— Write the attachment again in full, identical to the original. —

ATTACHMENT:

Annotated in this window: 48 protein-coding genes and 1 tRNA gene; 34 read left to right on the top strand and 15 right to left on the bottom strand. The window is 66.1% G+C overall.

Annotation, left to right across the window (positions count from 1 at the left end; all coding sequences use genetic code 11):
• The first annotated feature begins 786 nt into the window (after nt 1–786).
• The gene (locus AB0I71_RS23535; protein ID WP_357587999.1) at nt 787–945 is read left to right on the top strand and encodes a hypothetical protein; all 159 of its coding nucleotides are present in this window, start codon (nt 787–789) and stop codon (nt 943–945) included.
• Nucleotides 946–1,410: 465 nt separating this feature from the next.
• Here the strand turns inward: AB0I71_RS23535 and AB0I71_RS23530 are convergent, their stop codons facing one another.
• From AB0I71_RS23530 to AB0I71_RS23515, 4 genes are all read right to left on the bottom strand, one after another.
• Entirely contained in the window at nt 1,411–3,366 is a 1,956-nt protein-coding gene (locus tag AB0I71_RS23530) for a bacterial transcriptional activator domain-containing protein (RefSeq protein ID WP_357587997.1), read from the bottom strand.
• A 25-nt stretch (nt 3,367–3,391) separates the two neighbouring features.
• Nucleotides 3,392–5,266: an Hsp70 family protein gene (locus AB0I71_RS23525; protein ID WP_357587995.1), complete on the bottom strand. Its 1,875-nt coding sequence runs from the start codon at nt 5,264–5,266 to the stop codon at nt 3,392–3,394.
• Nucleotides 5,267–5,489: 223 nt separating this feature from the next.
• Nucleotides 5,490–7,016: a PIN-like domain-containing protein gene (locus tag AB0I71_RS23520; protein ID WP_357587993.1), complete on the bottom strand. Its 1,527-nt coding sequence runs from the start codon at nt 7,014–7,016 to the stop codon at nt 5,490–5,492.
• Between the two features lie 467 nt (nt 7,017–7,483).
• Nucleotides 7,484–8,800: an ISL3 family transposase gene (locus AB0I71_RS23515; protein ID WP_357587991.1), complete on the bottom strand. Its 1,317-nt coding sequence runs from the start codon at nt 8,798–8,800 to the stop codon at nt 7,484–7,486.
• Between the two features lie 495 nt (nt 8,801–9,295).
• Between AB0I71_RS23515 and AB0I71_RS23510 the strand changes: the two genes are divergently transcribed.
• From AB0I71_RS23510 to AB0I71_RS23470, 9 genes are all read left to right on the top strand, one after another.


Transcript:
Annotated in this window: 48 protein-coding genes and 1 tRNA gene; 34 read left to right on the top strand and 15 right to left on the bottom strand. The window is 66.1% G+C overall.

Annotation, left to right across the window (positions count from 1 at the left end; all coding sequences use genetic code 11):
• The first annotated feature begins 786 nt into the window (after nt 1–786).
• The gene (locus AB0I71_RS23535; protein ID WP_357587999.1) at nt 787–945 is read left to right on the top strand and encodes a hypothetical protein; all 159 of its coding nucleotides are present in this window, start codon (nt 787–789) and stop codon (nt 943–945) included.
• Nucleotides 946–1,410: 465 nt separating this feature from the next.
• Here the strand turns inward: AB0I71_RS23535 and AB0I71_RS23530 are convergent, their stop codons facing one another.
• From AB0I71_RS23530 to AB0I71_RS23515, 4 genes are all read right to left on the bottom strand, one after another.
• Entirely contained in the window at nt 1,411–3,366 is a 1,956-nt protein-coding gene (locus tag AB0I71_RS23530) for a bacterial transcriptional activator domain-containing protein (RefSeq protein ID WP_357587997.1), read from the bottom strand.
• A 25-nt stretch (nt 3,367–3,391) separates the two neighbouring features.
• Nucleotides 3,392–5,266: an Hsp70 family protein gene (locus AB0I71_RS23525; protein ID WP_357587995.1), complete on the bottom strand. Its 1,875-nt coding sequence runs from the start codon at nt 5,264–5,266 to the stop codon at nt 3,392–3,394.
• Nucleotides 5,267–5,489: 223 nt separating this feature from the next.
• Nucleotides 5,490–7,016: a PIN-like domain-containing protein gene (locus tag AB0I71_RS23520; protein ID WP_357587993.1), complete on the bottom strand. Its 1,527-nt coding sequence runs from the start codon at nt 7,014–7,016 to the stop codon at nt 5,490–5,492.
• Between the two features lie 467 nt (nt 7,017–7,483).
• Nucleotides 7,484–8,800: an ISL3 family transposase gene (locus AB0I71_RS23515; protein ID WP_357587991.1), complete on the bottom strand. Its 1,317-nt coding sequence runs from the start codon at nt 8,798–8,800 to the stop codon at nt 7,484–7,486.
• Between the two features lie 495 nt (nt 8,801–9,295).
• Between AB0I71_RS23515 and AB0I71_RS23510 the strand changes: the two genes are divergently transcribed.
• From AB0I71_RS23510 to AB0I71_RS23470, 9 genes are all read left to right on the top strand, one after another.